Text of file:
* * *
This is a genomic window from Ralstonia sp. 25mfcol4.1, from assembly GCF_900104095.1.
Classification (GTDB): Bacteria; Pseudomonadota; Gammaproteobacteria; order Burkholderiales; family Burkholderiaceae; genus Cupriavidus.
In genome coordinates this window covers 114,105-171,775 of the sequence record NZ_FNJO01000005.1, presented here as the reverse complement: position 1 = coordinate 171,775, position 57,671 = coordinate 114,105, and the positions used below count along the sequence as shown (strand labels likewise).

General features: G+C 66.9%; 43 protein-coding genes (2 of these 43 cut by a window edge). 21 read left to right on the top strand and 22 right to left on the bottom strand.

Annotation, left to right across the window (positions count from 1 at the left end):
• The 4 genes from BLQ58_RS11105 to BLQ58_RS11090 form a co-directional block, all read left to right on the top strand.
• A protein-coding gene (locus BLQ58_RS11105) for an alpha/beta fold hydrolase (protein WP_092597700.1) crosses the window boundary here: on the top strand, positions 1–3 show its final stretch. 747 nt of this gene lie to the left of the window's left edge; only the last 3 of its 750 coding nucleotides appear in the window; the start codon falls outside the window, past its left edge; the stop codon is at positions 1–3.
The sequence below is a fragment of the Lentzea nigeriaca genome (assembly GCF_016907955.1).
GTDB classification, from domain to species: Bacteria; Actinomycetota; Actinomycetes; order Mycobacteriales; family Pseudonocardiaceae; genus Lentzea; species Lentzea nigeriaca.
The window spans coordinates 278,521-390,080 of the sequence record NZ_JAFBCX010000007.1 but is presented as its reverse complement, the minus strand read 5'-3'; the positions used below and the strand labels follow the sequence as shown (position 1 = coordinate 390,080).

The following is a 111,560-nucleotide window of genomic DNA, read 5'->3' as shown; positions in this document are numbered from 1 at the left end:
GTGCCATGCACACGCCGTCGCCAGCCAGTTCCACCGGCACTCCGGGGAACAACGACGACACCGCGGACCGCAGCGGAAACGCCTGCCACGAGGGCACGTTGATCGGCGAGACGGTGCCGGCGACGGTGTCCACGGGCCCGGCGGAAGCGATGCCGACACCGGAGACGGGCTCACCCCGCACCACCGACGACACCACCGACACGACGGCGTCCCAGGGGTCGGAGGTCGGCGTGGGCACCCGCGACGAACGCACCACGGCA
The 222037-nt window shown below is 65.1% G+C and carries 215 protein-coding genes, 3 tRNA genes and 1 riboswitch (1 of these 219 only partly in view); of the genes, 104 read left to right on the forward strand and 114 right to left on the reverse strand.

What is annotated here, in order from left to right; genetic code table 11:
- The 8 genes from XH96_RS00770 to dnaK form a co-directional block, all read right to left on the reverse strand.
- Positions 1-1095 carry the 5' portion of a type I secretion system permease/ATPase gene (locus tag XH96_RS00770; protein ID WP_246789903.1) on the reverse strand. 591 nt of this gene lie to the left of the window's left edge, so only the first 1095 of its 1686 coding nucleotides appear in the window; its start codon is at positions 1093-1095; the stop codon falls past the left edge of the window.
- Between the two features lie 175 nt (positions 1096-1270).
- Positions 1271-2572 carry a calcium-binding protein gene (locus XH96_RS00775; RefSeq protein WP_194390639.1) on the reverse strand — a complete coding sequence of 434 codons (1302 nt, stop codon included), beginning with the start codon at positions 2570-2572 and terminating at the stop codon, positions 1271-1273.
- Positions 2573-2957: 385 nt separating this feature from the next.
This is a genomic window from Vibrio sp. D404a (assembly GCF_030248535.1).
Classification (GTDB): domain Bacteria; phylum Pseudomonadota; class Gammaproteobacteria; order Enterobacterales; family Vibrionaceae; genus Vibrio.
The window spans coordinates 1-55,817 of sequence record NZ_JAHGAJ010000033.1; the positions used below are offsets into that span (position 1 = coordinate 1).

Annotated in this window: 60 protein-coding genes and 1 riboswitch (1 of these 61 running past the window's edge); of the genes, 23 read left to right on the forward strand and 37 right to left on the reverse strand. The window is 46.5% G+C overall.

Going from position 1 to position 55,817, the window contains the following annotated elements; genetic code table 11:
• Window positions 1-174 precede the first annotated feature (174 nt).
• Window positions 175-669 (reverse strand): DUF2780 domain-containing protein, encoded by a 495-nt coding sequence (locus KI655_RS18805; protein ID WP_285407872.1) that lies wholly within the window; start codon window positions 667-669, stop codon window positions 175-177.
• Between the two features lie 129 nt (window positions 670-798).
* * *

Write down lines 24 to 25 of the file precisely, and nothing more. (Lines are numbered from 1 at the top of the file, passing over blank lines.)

Going from position 1 to position 55,817, the window contains the following annotated elements; genetic code table 11:
• Window positions 1-174 precede the first annotated feature (174 nt).